Katesh: Live Chickens on a Bus and People Mattering
Katesh: Live Chickens on a Bus and People Mattering.
I met with Paulo this morning, shook hands and said goodbye to all of his friends. Then as Paulo and I were walking to the bus station, he stopped to say hello to some of his friends and they were asking him if they could try some of my Czech sniffing-tobacco. Apparently word got around fast about what I had shared last night. I was clearly a hit!
Paulo and I caught the bus to Katesh (Qatesh) with is four hours from Mbulu. Paulo said that there will be a big market there tomorrow with people selling livestock and there will be ‘Barbaig’ tribe people bringing goods to sell as well. I had better see all I can see while I have a local guide who is not trying to charge me extortionate fees to show me this world. He was heading to Katesh whether I was coming along or not, but I decided to pay for his bus fares anyhow.
A man got on the bus were on bound for Katesh with a live chicken in his hand and sat in a seat across from me. The chicken was silent. Then later during the trip we picked up two women who had chickens in boxes with breathe holes cut in the cardboard where the chickens were sticking their heads out to see the world. Chickens are everywhere in this country. When I would walk through Mbulu, past an area where people selling chickens sit on the side of the street. Nearly every time I walked past, someone would ask me if I wanted to buy a chicken. I am a foreigner. What am I going to do with an entire chicken?
[su_note note_color=”#b0b1b6″ text_color=”#030303″ radius=”1″]There were a lot of great photos on the drive. I love taking photos but sometimes I can not figure out what I am looking at until it is too late in the moment to take a photo. Sometimes it is a person doing something in a moment that I miss and sometimes it is something I am passing by and then the moment is too late to get a good photo. A great photographer must have a very keen eye. For every really good photo that I take, I miss at least 7. It sure would be nice to be able to catch them all.[/su_note]
The bus pulled into Bashay, where we had been two days ago to go to the Hadza village, and there was Mathayo my motorcycle driver. He saw me, had a huge smile and rushed to the window saying, “Beava, my friend Beava!” I gave him a sticker.
We eventually got to Katesh, and a early 30’s rough looking drunk with no teeth was following Paulo and I as we headed to Paulo’s friend’s guesthouse owned by a man named Hhondo (yep, two h’s to start that name. Crazy). The drunk would not leave us alone. He was annoying and trying to talk friendly English to me. Paulo was asking him to leave us. The drunk would not. He was telling Paulo in Swahili, between trying to be nice to me, “I will not leave. You stay out of this old man. I want money from the white man. I will not leave until I get money.” Paulo said he asked the drunk why he thought he should get money. The drunk said, “Stay out of my way. You are ruining my business.” Paulo told me that he threatened to beat up the drunk, but the drunk kept at us until we reached the guesthouse. I checked in and he hounded me from the front door of the property for another 10 minutes. That is the hard part about Africa. That kind of shit is what will likely make me decide to leave at some point. There are two types of people here. There are the few like the one I have just mentioned, and there is the majority with big genuine smiles and are so friendly and wonderful. However, it is the pieces of garbage that end up standing out in the mind more, and that is a shame. There are really not many people in between…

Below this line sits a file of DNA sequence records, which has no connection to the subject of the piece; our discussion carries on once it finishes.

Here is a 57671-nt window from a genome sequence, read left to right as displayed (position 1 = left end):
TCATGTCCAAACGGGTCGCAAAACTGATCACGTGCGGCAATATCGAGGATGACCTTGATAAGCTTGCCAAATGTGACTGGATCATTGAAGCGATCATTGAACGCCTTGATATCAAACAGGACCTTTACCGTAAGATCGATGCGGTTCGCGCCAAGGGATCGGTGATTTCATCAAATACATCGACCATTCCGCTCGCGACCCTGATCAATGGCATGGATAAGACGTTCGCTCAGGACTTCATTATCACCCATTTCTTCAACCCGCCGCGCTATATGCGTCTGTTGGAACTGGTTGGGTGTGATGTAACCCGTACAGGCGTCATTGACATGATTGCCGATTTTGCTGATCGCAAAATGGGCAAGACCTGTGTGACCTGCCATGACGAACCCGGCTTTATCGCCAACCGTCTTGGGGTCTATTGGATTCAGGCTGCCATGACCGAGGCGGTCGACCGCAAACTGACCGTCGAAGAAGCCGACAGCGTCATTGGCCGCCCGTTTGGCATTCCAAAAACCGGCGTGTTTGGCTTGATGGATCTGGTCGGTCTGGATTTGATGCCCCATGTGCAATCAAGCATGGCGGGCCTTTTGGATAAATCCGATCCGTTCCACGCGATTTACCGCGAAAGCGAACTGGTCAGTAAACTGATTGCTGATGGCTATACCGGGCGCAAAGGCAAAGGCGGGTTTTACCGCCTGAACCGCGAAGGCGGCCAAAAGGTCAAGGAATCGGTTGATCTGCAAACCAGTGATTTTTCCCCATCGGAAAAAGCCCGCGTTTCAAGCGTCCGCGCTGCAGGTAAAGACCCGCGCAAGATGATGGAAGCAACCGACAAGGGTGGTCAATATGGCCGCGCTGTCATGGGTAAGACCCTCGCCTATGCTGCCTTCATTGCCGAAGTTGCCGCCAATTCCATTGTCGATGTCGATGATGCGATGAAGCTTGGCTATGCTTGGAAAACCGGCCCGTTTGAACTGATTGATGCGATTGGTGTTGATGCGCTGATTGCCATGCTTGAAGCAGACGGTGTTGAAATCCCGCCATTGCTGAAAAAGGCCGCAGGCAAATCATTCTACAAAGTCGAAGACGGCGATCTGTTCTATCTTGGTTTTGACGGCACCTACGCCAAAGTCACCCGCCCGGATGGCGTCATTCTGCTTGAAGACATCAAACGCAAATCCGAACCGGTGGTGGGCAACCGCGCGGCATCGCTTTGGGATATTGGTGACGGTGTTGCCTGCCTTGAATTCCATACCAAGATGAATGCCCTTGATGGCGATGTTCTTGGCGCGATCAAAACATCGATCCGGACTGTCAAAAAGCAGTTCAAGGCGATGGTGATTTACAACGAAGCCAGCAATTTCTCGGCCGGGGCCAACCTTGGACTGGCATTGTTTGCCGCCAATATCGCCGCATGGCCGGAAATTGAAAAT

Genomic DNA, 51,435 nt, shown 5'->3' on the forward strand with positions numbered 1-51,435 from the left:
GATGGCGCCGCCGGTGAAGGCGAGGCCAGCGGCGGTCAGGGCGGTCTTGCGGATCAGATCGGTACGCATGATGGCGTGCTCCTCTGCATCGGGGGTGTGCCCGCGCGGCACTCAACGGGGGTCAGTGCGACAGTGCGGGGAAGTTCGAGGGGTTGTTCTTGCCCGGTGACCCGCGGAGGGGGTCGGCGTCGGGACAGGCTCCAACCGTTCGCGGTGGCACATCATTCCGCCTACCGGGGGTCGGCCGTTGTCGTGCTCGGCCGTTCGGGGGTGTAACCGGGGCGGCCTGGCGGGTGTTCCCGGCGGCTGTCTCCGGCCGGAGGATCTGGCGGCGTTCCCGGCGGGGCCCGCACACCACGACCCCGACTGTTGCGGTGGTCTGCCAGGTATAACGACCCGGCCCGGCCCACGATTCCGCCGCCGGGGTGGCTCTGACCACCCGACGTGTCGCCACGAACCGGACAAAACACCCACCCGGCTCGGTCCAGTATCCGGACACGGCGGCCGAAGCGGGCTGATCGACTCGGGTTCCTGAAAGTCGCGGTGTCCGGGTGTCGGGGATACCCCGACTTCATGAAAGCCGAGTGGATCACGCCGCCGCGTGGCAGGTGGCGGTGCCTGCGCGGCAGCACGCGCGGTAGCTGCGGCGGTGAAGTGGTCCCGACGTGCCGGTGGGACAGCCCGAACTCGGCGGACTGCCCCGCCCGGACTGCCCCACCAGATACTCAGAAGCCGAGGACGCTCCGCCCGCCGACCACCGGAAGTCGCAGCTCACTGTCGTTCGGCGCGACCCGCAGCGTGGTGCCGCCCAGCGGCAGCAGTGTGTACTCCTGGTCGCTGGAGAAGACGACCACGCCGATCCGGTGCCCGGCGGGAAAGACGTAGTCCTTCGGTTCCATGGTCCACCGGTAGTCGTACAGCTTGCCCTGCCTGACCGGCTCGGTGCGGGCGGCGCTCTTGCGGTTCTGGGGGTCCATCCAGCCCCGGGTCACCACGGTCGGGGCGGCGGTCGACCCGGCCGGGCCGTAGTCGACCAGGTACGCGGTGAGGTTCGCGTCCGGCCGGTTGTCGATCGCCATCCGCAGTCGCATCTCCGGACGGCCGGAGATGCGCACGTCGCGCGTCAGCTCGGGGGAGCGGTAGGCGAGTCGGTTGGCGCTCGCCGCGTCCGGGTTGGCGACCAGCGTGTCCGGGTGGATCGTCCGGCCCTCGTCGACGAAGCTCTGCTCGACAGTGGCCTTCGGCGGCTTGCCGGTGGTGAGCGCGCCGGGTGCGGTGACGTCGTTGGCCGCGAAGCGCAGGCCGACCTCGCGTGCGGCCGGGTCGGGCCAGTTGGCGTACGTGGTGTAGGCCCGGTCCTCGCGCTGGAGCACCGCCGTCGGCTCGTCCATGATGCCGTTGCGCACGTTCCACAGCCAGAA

The guesthouse in Katesh was $5 for a room each. I moved in and Paulo was going to a cheaper place to stay where he could get a room for $2.50. I told him to just spend the $2.50 here for a room and I would pay for the rest. He is a good man. I paid for lunch as well. It is nice to be around a genuine human being here…
Anyhow, I was talking about it earlier today how the most special thing about Africa is that people have time for each other, something I had not realized we are now lacking in our own society until I noticed the difference here. People make time for each other. It is like life was in the western world 20 years ago when people actually spent time with each other. ‘Socializing’ here is so unlike where we are today in western culture where people send text excuses about why they are too busy, or worse, sit around together staring at their phones after meeting up. I have been talking to the locals and I tell them that we have a higher standard of living, but we have a much lower mental connection and our sense of community is really disappearing which something I have been making clear to them is a very beautiful thing they have here. It is pretty wonderful to be with them to sit in a circle on logs under a tree and talk about what the day was with the people that matter in their lives…